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Red Sox Rotation In Shambles... In A Relative Sense

HOUSTON - JULY 01:  Pitcher Tim Wakefield #49 of the Boston Red Soz throws against the Houston Astros at Minute Maid Park on July 1, 2011 in Houston, Texas.  (Photo by Bob Levey/Getty Images)
HOUSTON - JULY 01: Pitcher Tim Wakefield #49 of the Boston Red Soz throws against the Houston Astros at Minute Maid Park on July 1, 2011 in Houston, Texas. (Photo by Bob Levey/Getty Images)
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With Jon Lester presumably going on the disabled list (or, at the least, missing his last start before the All-Star break), the Red Sox rotation now has just two of its original members remaining in it. Daisuke Matsuzaka was the first to go, thanks to Tommy John surgery that may have ended his Red Sox career on top of his season. Clay Buchholz is not thought to be seriously injured, but his back has been bothering him, and he isn't expected back until after the All-Star break because of it. Buchholz has been on the shelf since June 16, so this will have caused him to miss around a month's time, assuming it isn't even worse than they think.

Throw in John Lackey's struggles to be consistent this year -- his 7.47 ERA is as bloated as his chest-high fastballs on his bad nights -- and it's somewhat amazing the Red Sox sit just 1.5 games out of first place in the toughest division in the game. The rotation has been successful, but it has never been whole -- Boston just collected loads of depth this off-season, just in case, and it has paid off for them.

Tim Wakefield once again has been the team's sixth starter, making nine appearances in relief with 10 starts for 74-2/3 innings. He has not been very consistent, so you're never sure if the Wakefield who can shut down an opponent is showing up, or if it's the one that will just squeeze five innings of work and a non-quality start in, but at least he has been there when he has been needed. 

Alfredo Aceves was signed so Boston could leave Felix Doubront in Pawtucket to develop, and have yet another pitcher who could work out of the bullpen, in the rotation as a spot starter, or down in the minors as necessary, as he had options remaining on his contract. He has done all of those things this year, and while he hasn't been flawless as a starter, for the seventh man in the rotation, Aceves has been everything you could hope for, especially when working in tandem with Wakefield.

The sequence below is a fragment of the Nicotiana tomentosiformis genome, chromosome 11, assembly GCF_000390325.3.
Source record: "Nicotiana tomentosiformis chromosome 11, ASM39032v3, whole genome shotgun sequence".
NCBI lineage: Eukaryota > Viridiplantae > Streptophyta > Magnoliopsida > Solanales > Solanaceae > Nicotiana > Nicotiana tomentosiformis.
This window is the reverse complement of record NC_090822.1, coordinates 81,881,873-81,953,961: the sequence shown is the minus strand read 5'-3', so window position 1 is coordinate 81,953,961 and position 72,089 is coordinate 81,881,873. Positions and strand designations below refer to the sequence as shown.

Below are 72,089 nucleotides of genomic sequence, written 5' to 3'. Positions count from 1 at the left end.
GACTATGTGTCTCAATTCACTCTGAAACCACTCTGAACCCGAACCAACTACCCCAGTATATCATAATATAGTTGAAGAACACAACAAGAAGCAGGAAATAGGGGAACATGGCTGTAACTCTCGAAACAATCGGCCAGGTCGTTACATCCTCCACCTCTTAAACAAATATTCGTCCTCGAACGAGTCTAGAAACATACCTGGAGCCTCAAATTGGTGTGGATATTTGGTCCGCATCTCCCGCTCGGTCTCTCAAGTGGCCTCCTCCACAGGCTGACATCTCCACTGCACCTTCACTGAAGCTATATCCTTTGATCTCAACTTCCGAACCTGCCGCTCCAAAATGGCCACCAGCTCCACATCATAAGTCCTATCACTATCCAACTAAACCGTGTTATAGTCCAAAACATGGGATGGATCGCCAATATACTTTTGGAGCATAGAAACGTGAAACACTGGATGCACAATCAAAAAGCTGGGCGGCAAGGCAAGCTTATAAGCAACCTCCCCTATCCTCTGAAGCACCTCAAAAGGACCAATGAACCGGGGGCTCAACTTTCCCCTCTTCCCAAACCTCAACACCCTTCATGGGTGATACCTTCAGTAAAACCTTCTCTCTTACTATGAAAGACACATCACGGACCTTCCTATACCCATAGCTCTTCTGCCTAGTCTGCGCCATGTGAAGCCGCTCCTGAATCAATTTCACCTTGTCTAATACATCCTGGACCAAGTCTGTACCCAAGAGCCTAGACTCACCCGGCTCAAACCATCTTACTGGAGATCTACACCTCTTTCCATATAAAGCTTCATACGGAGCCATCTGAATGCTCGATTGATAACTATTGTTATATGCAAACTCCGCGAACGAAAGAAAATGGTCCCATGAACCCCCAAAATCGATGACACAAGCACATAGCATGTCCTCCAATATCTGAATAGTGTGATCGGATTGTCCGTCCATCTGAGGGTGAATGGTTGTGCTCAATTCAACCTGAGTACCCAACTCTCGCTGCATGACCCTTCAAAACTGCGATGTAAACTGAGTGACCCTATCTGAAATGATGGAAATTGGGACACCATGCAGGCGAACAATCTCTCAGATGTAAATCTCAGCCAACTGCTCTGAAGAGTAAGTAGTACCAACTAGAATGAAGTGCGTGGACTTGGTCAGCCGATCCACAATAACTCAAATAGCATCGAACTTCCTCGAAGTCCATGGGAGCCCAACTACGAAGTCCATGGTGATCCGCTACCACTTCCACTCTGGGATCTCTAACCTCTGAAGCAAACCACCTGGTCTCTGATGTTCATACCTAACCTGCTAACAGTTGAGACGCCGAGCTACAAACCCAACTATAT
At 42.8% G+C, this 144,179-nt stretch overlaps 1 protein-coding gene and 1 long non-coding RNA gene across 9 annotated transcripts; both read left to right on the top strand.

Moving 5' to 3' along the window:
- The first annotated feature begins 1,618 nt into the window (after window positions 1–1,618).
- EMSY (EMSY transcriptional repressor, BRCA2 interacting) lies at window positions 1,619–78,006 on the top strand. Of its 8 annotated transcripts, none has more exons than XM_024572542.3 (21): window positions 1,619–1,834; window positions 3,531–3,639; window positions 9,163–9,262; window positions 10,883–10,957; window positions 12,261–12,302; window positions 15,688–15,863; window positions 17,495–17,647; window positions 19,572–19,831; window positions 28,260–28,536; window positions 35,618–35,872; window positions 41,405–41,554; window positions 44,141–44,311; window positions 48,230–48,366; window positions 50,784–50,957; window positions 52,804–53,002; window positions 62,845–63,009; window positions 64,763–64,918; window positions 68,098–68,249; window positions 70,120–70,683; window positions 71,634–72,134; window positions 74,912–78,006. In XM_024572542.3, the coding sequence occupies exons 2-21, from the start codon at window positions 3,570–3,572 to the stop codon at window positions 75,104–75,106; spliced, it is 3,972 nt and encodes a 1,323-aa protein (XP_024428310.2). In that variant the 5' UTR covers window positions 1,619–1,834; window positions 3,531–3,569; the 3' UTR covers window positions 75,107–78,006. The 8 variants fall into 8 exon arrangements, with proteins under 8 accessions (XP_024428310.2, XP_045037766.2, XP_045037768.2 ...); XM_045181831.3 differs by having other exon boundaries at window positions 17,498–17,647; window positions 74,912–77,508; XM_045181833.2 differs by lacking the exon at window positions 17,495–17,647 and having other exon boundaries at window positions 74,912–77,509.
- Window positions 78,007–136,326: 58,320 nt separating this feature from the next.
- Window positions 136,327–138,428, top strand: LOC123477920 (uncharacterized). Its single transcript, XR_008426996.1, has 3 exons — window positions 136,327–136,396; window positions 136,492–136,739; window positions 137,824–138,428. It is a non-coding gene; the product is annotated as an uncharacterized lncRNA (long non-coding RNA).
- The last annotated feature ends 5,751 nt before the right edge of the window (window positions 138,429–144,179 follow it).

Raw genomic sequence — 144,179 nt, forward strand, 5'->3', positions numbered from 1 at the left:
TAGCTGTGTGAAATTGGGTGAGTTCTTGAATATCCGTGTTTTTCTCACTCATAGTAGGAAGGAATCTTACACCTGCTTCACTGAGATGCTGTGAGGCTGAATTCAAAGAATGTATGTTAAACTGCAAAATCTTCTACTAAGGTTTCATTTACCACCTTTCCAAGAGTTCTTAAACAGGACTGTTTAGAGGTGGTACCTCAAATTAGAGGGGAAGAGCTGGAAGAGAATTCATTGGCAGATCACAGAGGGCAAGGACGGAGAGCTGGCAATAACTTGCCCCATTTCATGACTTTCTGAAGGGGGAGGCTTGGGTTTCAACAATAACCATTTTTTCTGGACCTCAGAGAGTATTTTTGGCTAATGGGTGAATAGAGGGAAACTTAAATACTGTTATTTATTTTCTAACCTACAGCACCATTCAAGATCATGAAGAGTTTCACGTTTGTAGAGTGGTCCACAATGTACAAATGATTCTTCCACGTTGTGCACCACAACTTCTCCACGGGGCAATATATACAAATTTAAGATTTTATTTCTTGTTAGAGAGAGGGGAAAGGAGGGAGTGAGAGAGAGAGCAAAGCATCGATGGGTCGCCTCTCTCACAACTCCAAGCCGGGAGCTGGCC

Lastly, the Red Sox, since they had starters one through seven planned out, took a chance on a project pitcher, Andrew Miller. The plan was to let Miller, who had never performed like his talent and draft standing led you to believe he would, would stay in Pawtucket until he was ready to finally pitch well in the majors -- assuming that were to occur. It was a long shot, given his long standing struggles with command and being aggressive to the opposition, but something clicked for him in Pawtucket, and he has now made three starts for the big league club. Assuming Miller handles the tougher American League opponents as well as he did the NL ones, he will stick in the rotation as Matsuzaka's permanent 2011 replacement.

Those three pitchers, who were essentially signed to be the cavalry, have all contributed to the Red Sox more than was ideal already. Just because Wakefield, Aceves, and Miller can do the job isn't a good thing, as their presence means there have been problems, either from a performance or a health perspective. Plans don't always work out as expected, though, hence the need for backup plans. These three were the backup plans, and due to Boston's insistence on adding starting pitching depth to the organization despite a locked in 1-5 in the rotation, they have been able to stay in this thing despite a slew of injuries. 

Throw in that their presence has allowed Doubront, Kyle Weiland, and even Miller, one of the cavalry himself, to develop in Pawtucket rather than be bounced between levels, and their value climbs higher. Even if neither Wakefield nor Aceves pitches as a starter again for the rest of the year following the latest injury troubles, they would have done their job, and done it effectively -- kudos to the front office for knowing that you can never have too much starting pitching.